Government of Canada / Gouvernement du Canada
Symbol of the Government of Canada

Search

Procurement Ombudsman Regulations (SOR/2008-143)

Regulations are current to 2022-06-20 and last amended on 2017-12-14. Previous Versions

Performance of the Duties and Functions of the Procurement Ombudsman (continued)

Review of a Complaint Under Paragraph 22.1(3)(c) of the Act (continued)

Review (continued)

  •  (1) The Procurement Ombudsman shall review a complaint referred to in subsection 16(1), if the requirements set out in subsection 22.2(1) of the Act and in sections 15 and 16 have been met and the interpretation and application of the terms and conditions or the scope of the work of the contract are not in dispute between the parties.

  • (2) If the Procurement Ombudsman reviews the complaint under subsection (1), he or she may request that the complainant or the contracting department provide any document or information necessary for the review.

 The Procurement Ombudsman shall end the review and notify the complainant and the contracting department of that fact and the reasons for it, if

  • (a) the complainant withdraws the complaint;

  • (b) one or more of the requirements set out in subsection 22.2(1) of the Act, section 15 or 16 have not been met; or

  • (c) the Procurement Ombudsman determines that the complaint is frivolous or vexatious.

Findings and Recommendations

 For the purpose of the review, the Procurement Ombudsman shall take into consideration any relevant factors, including the following:

  • (a) whether the administration of the relevant contract was conducted in a reasonable manner in the circumstances; and

  • (b) whether any of the parties acted in bad faith.

 The Procurement Ombudsman may not make recommendations

  • (a) altering the terms and conditions of a contract; or

  • (b) providing a remedy other than as specified in the contract.

 The Procurement Ombudsman shall provide, in accordance with subsection 22.2(3) of the Act, his or her findings and any recommendations within 120 working days after the day on which the complaint is filed.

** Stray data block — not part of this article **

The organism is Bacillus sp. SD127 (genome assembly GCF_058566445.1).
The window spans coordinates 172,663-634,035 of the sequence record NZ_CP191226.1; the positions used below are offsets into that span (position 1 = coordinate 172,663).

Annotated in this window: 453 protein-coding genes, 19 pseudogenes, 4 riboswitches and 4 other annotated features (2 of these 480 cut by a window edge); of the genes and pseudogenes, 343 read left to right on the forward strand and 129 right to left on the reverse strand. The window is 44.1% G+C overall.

Alternative Dispute Resolution Process

  •  (1) If a party to a contract requests an alternative dispute resolution process under paragraph 22.1(3)(d) of the Act with respect to a dispute on the interpretation or application of a contract’s terms and conditions, the Procurement Ombudsman shall ask the other parties if they agree to participate in such a process and to bear the costs of that process, within 10 working days after the request, and permit those parties 10 working days to respond to his or her request.

  • (2) The Procurement Ombudsman shall receive a request that is in writing and includes

    • (a) the names of the parties to the contract;

    • (b) a copy of the contract; and

    • (c) a brief summary of the facts in issue.

  • (3) Within 10 working days after receiving the last of the other parties’ responses,

    • (a) if all parties agree, the Procurement Ombudsman shall submit to the parties a proposal for an alternative dispute resolution process; and

    • (b) if the parties do not agree, the Procurement Ombudsman shall notify the party who made the request that the request cannot be granted.

Coming into Force

Footnote * These Regulations come into force on the day on which section 307 of the Federal Accountability Act, chapter 9 of the Statutes of Canada, 2006, comes into force, but if it is after that day, they come into force on the day on which they are registered.

 
Date modified: